Air Cycle E-Newsletter

Air Cycle February 2006 E-Newsletter

Continuing our efforts to better communicate new products, services, industry news, and regulatory updates, Air Cycle provides the following E-Newsletter.

New EasyPak™ Thermostat Recycling Containers


Air Cycle now offers EasyPak™ recycling containers for thermostats, as well as lamps, ballasts, and batteries. EasyPak™ containers make it easy to recycle and comply with today’s changing regulations. One price includes everything you need, the container, shipping to the recycling center, recycling fees, and certificate of recycling.

Shop at www.lamprecycling.com today!

The Trammell-Crow Company Commits to Recycle Fluorescent Lamps

Trammell-Crow is the top owner of commercial office space in the Northern Virginia, DC, Maryland metropolitan area, managing 270 properties and over 22 million square feet. Nationwide, Trammell-Crow manages nearly 400 million square feet. In the DC area alone, that means over 2 million lamps in use.

Trammell-Crow will be collecting all of its spent bulbs at these facilities through a contract with Air Cycle distributor Esquire Environmental Services, Inc., based in Fairfax. Trammell-Crow will use a combination of drum-top (lamp) crushers, "recycle-by-mail", and lamp pick-up.

Read More »

Mercury Spotlight

By Sam Roe - Chicago Tribune
Published February 3, 2006

U.S. Sen. Dick Durbin (D-Ill.) is calling on America's tuna industry to take steps to protect consumers from high mercury levels in some cans of tuna.

"The industry has to step up and restore confidence in their product," he said in an interview. "That means being honest with consumers about what is in the cans."

In a letter Thursday to leading tuna producers, Durbin questioned the industry's practice of using a high-mercury tuna species, yellowfin, to make millions of cans of light tuna, one of the nation's best-selling seafoods and a product the government has recommended as a low-mercury choice.

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Stringent Lamp Disposal Law in New York State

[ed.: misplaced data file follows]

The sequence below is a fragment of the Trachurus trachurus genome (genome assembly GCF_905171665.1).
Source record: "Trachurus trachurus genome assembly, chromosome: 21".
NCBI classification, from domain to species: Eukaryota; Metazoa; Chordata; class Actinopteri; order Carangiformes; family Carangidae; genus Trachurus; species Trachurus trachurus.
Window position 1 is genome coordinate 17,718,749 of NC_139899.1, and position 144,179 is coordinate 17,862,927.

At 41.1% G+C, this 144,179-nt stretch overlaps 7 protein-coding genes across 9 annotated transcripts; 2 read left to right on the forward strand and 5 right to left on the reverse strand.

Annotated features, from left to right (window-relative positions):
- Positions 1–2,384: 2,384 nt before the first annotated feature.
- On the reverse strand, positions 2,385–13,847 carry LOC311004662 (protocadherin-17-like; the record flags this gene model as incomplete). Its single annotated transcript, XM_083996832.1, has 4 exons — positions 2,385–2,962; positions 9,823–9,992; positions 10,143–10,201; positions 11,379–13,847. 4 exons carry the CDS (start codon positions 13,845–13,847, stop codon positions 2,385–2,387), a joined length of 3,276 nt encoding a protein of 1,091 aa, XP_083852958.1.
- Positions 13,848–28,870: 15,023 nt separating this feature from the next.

New York State Department of Ennvironmental Conservation

On July 12, 2005, the portion of Chapter 145, Laws of 2004, Mercury-Added Consumer Products Law, that addresses the disposal of mercury-containing lamps became effective in New York State. The new law primarily affects generators of low-mercury or "green end cap" lamps, since all other non-household entities were already subject to regulation for the proper management of hazardous waste lamps. Low-mercury or "green end cap" lamps that pass the TCLP, are not mercury free and must be recycled or managed by an authorized facility in accordance with the Mercury-Added Consumer Products Law, which became effective July 12, 2005.

Certain small businesses, with 100 or less employees, disposing of 15 or less non-hazardous waste lamps per month are exempt from the new requirements. All businesses and households are strongly encouraged to recycle their mercury-containing lamps.

Air Cycle is proud to help facilities in New York properly dispose of their lighting waste and look forward to assisting you with your recycling efforts. Air Cycle Corporation is a national provider of recycling services. We offer recycling services for lamps, ballasts, batteries, and electronics of all quantities.

Call Us Today For A Custom Proposal!

Learn more about our EasyPak™ lamp recycling program.

Ballast Bullets

www.lightingdesignlab.com

Ballasts are not sexy. They are, however, crucial to the success of the luminaires and lighting systems that require them. We've written about ballasts in the past, but from the inquiries we get, it seems time to briefly revisit this topic.

Flexibility

Even though this is changing a bit with new multi-lamp, multi-volt ballasts, most ballasts can only run one (or two) lamp types and wattages, on one voltage. Installing the wrong lamp in a ballast can result in bad lighting, ruin lamps, ruin ballasts and may even be dangerous.

Read more »

© 2006 Air Cycle Corporation
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